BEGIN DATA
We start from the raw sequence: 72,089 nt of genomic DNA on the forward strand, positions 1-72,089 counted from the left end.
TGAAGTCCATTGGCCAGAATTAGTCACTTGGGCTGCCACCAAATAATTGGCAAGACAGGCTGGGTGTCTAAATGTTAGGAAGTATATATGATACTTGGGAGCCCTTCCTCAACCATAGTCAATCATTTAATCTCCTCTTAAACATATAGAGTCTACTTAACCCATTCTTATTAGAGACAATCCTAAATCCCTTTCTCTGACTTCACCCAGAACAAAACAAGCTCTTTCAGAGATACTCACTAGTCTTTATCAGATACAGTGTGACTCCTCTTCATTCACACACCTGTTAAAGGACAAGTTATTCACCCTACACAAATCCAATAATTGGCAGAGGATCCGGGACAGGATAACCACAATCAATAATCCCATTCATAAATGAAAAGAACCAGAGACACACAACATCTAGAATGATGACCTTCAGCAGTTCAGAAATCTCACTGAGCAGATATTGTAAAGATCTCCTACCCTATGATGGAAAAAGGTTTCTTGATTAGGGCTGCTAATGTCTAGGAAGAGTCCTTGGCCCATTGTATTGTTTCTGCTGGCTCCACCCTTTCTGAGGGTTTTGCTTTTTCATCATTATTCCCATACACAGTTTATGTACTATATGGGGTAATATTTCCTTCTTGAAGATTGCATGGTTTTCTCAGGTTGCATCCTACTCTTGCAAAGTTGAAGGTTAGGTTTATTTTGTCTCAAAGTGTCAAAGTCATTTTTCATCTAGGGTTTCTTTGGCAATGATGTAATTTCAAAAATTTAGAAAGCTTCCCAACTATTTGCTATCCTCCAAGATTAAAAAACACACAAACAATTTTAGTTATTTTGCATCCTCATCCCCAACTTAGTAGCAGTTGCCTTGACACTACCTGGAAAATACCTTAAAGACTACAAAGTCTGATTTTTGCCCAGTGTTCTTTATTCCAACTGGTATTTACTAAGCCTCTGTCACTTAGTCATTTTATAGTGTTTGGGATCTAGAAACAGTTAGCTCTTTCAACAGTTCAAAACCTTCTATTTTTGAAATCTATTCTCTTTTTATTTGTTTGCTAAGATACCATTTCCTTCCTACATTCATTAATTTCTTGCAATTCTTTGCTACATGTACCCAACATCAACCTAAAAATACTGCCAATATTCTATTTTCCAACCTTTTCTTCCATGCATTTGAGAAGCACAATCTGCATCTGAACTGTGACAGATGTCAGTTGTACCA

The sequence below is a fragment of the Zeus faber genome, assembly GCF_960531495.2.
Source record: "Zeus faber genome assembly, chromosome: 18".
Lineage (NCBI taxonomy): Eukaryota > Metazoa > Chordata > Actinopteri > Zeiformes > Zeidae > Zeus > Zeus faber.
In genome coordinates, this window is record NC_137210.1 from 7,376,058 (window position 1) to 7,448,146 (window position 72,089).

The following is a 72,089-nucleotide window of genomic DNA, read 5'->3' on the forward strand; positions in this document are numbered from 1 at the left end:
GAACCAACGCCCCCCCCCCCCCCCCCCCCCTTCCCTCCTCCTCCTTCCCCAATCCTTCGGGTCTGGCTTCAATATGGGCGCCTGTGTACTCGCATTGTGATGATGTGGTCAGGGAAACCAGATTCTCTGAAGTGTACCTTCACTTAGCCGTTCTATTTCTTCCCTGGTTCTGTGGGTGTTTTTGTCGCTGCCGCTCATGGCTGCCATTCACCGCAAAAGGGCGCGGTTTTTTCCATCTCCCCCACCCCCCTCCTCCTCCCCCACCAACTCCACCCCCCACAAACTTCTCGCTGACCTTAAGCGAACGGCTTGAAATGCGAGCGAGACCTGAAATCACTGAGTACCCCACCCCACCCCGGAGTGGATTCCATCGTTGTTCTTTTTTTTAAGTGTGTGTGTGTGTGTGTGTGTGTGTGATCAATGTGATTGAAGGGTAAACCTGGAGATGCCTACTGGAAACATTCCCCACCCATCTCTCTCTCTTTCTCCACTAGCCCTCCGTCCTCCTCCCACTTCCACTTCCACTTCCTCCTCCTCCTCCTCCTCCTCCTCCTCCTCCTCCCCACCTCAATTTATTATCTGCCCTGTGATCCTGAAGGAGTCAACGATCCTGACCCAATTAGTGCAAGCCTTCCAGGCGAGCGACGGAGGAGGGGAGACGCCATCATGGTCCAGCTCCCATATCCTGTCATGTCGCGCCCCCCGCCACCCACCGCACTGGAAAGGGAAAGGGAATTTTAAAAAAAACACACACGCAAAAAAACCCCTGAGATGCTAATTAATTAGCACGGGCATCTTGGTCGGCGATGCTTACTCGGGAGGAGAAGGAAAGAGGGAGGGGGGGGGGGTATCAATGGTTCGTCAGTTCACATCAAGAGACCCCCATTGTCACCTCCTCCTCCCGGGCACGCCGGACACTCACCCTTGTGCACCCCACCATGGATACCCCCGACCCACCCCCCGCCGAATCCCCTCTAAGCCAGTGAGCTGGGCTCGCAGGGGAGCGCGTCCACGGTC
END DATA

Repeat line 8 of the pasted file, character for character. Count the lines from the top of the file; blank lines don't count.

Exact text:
GAACCAACGCCCCCCCCCCCCCCCCCCCCCTTCCCTCCTCCTCCTTCCCCAATCCTTCGGGTCTGGCTTCAATATGGGCGCCTGTGTACTCGCATTGTGATGATGTGGTCAGGGAAACCAGATTCTCTGAAGTGTACCTTCACTTAGCCGTTCTATTTCTTCCCTGGTTCTGTGGGTGTTTTTGTCGCTGCCGCTCATGGCTGCCATTCACCGCAAAAGGGCGCGGTTTTTTCCATCTCCCCCACCCCCCTCCTCCTCCCCCACCAACTCCACCCCCCACAAACTTCTCGCTGACCTTAAGCGAACGGCTTGAAATGCGAGCGAGACCTGAAATCACTGAGTACCCCACCCCACCCCGGAGTGGATTCCATCGTTGTTCTTTTTTTTAAGTGTGTGTGTGTGTGTGTGTGTGTGTGATCAATGTGATTGAAGGGTAAACCTGGAGATGCCTACTGGAAACATTCCCCACCCATCTCTCTCTCTTTCTCCACTAGCCCTCCGTCCTCCTCCCACTTCCACTTCCACTTCCTCCTCCTCCTCCTCCTCCTCCTCCTCCTCCTCCCCACCTCAATTTATTATCTGCCCTGTGATCCTGAAGGAGTCAACGATCCTGACCCAATTAGTGCAAGCCTTCCAGGCGAGCGACGGAGGAGGGGAGACGCCATCATGGTCCAGCTCCCATATCCTGTCATGTCGCGCCCCCCGCCACCCACCGCACTGGAAAGGGAAAGGGAATTTTAAAAAAAACACACACGCAAAAAAACCCCTGAGATGCTAATTAATTAGCACGGGCATCTTGGTCGGCGATGCTTACTCGGGAGGAGAAGGAAAGAGGGAGGGGGGGGGGGTATCAATGGTTCGTCAGTTCACATCAAGAGACCCCCATTGTCACCTCCTCCTCCCGGGCACGCCGGACACTCACCCTTGTGCACCCCACCATGGATACCCCCGACCCACCCCCCGCCGAATCCCCTCTAAGCCAGTGAGCTGGGCTCGCAGGGGAGCGCGTCCACGGTC